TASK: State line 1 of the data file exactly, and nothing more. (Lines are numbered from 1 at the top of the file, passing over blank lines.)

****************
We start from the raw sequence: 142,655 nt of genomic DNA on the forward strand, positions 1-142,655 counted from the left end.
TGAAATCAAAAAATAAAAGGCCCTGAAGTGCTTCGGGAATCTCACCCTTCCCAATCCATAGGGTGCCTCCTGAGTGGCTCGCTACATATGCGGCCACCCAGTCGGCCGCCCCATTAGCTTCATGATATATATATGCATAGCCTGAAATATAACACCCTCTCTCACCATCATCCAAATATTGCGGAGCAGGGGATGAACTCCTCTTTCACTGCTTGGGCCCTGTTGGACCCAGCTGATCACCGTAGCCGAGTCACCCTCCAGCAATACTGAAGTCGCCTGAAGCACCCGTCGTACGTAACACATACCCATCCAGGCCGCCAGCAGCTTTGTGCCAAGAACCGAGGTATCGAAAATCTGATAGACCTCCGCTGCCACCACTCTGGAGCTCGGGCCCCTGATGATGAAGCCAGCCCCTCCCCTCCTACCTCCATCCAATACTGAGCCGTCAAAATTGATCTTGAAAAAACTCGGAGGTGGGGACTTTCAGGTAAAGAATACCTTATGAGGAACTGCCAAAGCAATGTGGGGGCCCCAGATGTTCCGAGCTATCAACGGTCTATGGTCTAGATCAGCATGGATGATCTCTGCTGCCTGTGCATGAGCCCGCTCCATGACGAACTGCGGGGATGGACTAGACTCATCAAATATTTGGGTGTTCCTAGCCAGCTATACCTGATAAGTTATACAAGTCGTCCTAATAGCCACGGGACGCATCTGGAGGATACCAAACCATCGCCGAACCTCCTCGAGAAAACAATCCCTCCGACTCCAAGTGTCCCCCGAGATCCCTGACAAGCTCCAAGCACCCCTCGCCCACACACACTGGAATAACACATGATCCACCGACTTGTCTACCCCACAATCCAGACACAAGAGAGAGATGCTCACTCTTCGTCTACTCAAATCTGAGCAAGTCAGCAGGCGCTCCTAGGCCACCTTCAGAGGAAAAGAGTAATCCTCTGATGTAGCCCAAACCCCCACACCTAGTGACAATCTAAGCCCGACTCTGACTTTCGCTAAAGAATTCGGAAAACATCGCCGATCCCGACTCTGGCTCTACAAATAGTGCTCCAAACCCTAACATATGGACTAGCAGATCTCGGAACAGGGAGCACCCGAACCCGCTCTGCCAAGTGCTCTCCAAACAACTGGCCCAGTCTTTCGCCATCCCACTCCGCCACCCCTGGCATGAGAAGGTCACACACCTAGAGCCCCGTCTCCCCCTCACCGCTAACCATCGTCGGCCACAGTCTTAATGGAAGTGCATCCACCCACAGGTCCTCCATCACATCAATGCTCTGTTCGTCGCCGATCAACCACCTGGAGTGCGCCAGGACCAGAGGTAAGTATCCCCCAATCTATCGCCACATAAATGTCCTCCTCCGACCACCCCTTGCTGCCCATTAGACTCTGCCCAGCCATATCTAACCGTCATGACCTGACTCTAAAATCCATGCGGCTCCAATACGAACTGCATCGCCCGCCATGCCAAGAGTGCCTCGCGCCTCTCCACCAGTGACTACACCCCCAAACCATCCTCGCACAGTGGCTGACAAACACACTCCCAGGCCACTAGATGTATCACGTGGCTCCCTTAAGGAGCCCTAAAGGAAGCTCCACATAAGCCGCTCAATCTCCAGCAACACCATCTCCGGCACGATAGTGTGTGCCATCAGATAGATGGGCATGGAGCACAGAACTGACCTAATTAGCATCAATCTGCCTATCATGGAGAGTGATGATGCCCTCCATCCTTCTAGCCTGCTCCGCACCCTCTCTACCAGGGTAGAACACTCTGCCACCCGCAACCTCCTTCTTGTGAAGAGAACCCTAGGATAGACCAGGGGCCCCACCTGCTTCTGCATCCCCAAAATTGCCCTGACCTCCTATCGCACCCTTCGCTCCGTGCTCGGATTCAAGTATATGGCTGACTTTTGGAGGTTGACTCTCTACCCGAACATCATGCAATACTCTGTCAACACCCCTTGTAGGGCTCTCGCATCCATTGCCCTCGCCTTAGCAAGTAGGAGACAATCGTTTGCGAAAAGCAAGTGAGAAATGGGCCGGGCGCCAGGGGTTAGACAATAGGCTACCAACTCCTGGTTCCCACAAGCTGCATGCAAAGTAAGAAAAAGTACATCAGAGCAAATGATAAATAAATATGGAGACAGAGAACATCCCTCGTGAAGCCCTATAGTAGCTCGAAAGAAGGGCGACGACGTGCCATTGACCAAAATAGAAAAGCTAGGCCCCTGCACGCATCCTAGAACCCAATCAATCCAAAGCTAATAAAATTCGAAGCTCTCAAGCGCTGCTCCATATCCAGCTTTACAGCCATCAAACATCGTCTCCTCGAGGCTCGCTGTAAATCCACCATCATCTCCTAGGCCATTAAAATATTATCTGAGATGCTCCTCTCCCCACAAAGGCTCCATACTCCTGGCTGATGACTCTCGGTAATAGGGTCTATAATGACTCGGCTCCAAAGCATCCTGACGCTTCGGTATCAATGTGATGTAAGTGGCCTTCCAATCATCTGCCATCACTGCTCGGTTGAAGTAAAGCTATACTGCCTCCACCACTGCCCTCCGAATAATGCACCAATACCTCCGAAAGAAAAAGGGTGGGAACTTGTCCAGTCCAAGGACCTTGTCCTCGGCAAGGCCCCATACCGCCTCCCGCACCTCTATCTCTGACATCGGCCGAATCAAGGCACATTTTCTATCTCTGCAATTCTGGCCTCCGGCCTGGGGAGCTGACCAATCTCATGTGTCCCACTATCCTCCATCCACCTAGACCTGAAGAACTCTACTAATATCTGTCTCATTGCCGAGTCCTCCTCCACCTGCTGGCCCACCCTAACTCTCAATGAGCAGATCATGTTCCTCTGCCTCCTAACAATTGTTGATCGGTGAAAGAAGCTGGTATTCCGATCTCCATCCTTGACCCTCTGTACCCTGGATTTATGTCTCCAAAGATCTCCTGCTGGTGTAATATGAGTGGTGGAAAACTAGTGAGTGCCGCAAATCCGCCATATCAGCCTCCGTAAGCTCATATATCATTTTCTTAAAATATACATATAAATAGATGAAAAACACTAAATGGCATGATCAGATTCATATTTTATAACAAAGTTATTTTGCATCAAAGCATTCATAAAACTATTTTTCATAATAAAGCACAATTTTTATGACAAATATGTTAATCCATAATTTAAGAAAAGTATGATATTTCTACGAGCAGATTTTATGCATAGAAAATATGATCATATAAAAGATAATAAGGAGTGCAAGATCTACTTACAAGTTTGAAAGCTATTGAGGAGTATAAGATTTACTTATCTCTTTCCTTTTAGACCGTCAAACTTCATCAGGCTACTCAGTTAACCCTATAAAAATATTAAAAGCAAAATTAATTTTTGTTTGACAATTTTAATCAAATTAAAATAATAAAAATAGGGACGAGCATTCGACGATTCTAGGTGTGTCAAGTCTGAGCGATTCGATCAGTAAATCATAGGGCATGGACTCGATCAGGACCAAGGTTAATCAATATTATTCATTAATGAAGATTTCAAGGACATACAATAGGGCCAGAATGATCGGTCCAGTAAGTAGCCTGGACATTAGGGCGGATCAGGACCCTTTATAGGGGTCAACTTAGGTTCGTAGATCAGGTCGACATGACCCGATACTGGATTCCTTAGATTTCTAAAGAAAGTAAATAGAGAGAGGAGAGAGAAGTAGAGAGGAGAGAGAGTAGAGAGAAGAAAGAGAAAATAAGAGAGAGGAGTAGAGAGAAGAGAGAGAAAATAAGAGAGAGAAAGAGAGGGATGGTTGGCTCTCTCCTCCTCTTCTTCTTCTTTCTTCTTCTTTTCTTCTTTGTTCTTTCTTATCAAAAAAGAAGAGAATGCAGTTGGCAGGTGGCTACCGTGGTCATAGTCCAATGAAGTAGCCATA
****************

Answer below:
We start from the raw sequence: 142,655 nt of genomic DNA on the forward strand, positions 1-142,655 counted from the left end.